Successful organizational learning in the management of agricultural research and innovation: The Mexican produce foundations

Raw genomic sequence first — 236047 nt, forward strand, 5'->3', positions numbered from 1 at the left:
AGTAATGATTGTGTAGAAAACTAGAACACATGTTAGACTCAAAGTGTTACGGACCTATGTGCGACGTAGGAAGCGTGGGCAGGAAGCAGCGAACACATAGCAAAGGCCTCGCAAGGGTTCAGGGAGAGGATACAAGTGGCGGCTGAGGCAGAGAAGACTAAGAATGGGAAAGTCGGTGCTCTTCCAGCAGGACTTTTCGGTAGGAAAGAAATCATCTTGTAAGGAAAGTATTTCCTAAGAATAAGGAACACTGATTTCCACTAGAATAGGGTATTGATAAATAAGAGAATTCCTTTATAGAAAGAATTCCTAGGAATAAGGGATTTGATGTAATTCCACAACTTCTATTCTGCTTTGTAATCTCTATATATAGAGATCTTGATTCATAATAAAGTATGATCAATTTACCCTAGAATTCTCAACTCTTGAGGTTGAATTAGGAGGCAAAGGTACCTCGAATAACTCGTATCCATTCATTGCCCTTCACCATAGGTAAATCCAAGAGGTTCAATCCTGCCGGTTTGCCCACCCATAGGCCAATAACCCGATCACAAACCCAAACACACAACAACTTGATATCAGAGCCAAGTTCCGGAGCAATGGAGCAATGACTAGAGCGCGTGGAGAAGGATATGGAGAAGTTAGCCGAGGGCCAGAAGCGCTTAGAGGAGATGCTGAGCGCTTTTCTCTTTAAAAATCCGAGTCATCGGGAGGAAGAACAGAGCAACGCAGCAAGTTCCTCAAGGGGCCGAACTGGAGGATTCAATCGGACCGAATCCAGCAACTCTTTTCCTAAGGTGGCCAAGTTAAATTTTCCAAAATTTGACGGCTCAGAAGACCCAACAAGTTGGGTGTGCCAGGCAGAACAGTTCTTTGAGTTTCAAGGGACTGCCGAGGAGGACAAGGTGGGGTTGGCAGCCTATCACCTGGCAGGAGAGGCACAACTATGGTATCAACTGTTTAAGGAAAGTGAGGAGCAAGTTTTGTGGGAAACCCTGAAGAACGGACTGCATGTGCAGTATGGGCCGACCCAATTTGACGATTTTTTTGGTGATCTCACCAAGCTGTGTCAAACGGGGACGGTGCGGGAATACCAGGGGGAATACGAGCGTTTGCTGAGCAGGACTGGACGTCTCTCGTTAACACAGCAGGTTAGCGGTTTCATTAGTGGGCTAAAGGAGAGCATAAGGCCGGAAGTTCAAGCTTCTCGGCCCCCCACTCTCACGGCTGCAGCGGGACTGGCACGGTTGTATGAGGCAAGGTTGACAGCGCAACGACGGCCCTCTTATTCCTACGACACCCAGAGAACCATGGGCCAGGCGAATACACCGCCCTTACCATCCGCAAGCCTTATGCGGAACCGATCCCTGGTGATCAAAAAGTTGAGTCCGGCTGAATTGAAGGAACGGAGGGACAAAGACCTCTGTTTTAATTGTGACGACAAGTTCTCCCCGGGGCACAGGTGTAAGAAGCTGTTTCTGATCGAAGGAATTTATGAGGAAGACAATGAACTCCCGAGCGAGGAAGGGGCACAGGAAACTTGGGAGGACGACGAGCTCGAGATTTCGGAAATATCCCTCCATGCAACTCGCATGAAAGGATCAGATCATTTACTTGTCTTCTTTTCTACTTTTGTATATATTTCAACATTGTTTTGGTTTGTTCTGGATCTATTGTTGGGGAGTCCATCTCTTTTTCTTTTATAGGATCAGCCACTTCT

"Since the 1980s, developing countries' agriculture has become more complex and diversified. In general, the public research and extension institutions in these countries were criticized for not participating in the emergence of the most dynamic agricultural markets. In recent years, many of these institutions have struggled to adapt to the new environment but they could not overcome the hurdles posed by organizational rigidities, strict public regulations, deteriorating human capital, shrinking budgets and a model of science that hampered their integration into dynamic innovation processes. In general, developing countries applied similar agricultural research policies: separation of financing and implementation of research, reductions in direct budgetary allocations to research and extension institutions, elimination or major reduction of public extension, and introduction of competitive grants programs to induce a transformation of research organizations. Strong anecdotal information suggests that these policies had limited impact on the quality and pertinence of research, and on the performance of the public research institutions. Using a different set of instruments, the Mexican Produce Foundations (PF) had major and diverse impacts on the agricultural innovation and research systems. These impacts resulted mostly from activities the PF introduced as they learned to manage funds for research and extension, and to a lesser extent from the activities they were created for, i.e., manage a competitive fund for agricultural research and extension. The PF were able to introduce these activities because they developed strong abilities to learn, including identifying knowledge gaps and defining strategies to fill them. The questions this report seeks to answer are how an organization that manages public funds for research and extension could sustain organizational innovations over extended periods, and how it could learn and adapt to maximize its impact on the agricultural innovation system. Previous studies found that human resources, organizational cultures and governance structures are three of the most important factors influencing institutional change and innovative capabilities. Despite their importance, these factors have been largely neglected in the literature on agricultural research and extension policies. This document analyzes what role these factors played in the Mexican experience." from text
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